‘Red Rising’ by Pierce Brown

I just finished Red Rising, the first novel of a science fiction trilogy by Pierce Brown that tells the beginnings of a tale of a slave on Mars named Darrow who becomes a revolutionary in a society where your role is determined by your Color. As a lowly Red, Darrow works as a slave underground, mining helium-3 so that the explorers on the surface can terraform the red planet into a place suitable for human living.

The problem? It’s all a lie:

But Darrow and his kind have been betrayed. Soon he discovers that humanity reached the surface generations ago. Vast cities and lush wilds spread across the planet. Darrow—and Reds like him—are nothing more than slaves to a decadent ruling class.

Inspired by a longing for justice, and driven by the memory of lost love, Darrow sacrifices everything to infiltrate the legendary Institute, a proving ground for the dominant Gold caste, where the next generation of humanity’s overlords struggle for power. He will be forced to compete for his life and the very future of civilization against the best and most brutal of Society’s ruling class. There, he will stop at nothing to bring down his enemies . . . even if it means he has to become one of them to do so.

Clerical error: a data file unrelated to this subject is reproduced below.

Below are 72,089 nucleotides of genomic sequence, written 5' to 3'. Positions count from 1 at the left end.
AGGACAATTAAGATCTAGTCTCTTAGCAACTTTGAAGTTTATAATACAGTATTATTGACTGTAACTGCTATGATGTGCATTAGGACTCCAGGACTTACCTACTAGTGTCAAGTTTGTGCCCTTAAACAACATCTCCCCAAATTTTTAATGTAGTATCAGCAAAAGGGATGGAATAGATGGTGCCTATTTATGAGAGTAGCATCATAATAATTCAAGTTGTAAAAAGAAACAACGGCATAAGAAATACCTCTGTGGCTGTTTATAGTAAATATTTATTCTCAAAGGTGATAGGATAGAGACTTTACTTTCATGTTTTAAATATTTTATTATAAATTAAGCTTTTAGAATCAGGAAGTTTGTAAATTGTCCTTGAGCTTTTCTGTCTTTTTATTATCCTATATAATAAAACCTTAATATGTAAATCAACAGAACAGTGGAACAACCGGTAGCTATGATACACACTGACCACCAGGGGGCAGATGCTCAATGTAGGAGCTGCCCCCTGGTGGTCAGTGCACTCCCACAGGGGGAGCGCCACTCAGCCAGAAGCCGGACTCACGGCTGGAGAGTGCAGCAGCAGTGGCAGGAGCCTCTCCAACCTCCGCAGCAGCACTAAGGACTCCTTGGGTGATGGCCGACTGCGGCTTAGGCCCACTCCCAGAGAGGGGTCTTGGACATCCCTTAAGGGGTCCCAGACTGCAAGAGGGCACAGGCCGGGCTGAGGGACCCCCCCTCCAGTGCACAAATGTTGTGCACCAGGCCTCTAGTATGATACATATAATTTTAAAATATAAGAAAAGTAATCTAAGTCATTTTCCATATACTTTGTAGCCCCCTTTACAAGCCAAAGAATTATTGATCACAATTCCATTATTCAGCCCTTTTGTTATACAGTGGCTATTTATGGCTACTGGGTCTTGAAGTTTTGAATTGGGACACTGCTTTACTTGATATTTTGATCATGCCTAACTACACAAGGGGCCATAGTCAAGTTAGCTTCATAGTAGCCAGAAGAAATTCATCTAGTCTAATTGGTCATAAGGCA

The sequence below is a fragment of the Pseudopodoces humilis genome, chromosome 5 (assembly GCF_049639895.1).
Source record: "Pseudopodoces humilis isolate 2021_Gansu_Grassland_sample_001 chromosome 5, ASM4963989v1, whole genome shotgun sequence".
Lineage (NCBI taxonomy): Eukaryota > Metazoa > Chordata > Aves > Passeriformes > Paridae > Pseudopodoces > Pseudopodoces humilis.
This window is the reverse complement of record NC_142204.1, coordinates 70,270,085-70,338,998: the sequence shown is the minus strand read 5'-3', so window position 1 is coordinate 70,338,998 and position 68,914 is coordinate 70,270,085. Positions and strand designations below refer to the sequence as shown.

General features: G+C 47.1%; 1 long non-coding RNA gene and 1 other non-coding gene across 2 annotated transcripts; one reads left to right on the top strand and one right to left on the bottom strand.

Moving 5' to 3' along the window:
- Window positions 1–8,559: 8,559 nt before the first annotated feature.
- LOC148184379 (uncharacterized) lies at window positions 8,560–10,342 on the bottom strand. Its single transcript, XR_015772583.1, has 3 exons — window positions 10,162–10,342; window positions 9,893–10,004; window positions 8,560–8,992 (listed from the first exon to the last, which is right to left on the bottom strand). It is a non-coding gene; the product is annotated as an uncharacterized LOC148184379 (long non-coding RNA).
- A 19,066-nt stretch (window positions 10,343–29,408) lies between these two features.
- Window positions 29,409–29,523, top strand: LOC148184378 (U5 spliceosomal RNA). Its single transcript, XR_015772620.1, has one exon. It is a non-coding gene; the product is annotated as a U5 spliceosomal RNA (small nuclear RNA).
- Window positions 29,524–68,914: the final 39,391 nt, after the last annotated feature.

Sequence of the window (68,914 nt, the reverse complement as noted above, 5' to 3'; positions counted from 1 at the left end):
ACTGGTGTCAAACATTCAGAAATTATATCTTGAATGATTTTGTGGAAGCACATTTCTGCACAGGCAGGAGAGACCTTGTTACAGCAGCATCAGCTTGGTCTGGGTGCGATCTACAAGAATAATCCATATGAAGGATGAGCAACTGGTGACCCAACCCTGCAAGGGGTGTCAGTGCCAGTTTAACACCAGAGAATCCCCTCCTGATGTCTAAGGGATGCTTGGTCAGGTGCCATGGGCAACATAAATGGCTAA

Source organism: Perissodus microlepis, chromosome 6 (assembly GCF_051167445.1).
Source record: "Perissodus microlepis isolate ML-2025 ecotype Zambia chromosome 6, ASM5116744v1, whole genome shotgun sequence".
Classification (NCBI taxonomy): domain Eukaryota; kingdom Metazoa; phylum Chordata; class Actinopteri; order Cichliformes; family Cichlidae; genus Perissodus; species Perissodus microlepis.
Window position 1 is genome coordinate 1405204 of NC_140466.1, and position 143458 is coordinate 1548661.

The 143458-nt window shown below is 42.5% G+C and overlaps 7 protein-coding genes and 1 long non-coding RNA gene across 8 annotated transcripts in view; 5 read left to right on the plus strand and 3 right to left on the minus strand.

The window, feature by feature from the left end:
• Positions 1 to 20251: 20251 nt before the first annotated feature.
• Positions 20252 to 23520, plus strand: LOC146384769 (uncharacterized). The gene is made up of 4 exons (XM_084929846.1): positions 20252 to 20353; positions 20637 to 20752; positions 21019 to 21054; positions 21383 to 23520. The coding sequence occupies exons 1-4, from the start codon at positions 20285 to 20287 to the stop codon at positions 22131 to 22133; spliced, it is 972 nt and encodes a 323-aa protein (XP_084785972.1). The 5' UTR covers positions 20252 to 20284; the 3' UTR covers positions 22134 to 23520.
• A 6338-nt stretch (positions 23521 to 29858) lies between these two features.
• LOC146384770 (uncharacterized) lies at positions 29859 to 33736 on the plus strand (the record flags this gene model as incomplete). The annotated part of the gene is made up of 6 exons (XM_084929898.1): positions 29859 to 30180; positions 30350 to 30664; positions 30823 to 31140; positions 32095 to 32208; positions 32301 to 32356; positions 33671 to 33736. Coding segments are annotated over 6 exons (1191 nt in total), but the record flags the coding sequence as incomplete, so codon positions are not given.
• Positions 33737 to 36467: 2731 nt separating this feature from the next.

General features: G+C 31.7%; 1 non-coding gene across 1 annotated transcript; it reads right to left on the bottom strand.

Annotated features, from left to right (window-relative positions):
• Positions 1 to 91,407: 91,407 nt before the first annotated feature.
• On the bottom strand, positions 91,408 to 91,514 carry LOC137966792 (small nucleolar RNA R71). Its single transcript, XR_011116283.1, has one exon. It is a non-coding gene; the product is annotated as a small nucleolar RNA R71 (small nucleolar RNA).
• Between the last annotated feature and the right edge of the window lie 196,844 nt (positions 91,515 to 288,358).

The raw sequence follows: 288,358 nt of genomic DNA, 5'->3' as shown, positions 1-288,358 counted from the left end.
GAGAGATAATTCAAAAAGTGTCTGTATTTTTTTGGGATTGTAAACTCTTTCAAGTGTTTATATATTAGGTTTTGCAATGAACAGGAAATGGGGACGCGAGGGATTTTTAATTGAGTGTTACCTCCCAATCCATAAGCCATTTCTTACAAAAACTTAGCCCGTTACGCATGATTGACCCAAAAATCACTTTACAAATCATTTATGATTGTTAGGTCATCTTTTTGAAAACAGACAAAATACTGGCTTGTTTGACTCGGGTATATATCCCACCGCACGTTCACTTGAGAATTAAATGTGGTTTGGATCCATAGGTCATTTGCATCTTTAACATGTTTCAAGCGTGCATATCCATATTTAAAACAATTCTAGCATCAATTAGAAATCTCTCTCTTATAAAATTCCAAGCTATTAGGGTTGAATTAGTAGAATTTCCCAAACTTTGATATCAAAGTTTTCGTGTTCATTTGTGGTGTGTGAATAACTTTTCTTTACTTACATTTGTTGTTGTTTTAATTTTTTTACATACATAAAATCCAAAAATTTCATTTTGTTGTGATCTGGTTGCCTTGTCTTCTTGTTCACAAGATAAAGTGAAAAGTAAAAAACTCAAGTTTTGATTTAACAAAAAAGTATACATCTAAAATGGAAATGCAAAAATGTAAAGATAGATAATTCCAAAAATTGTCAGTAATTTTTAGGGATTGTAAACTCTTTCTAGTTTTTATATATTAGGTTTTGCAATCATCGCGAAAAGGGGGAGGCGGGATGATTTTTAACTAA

While I wouldn’t necessarily put this novel in the pantheon of greats alongside Ender’s Game or Dune, it kept me engaged throughout and was a solid enough read that I definitely plan to finish out the series. Darrow is one of those characters who happens to be too good at everything he does (*ahem* Kvothe) but the author’s poetic ability to turn a phrase more than makes up for that, and certain scenes with the Sevro character in particular made me chuckle out loud.

A note for parents of sci-fi fans: This book doesn’t contain much in the way of sexual content, and the characters’ curse words are all future-slang (“slag that” and “bloodydamn”), but it’s worth mentioning that there’s quite a bit of of graphic violence and descriptions of physical abuse.

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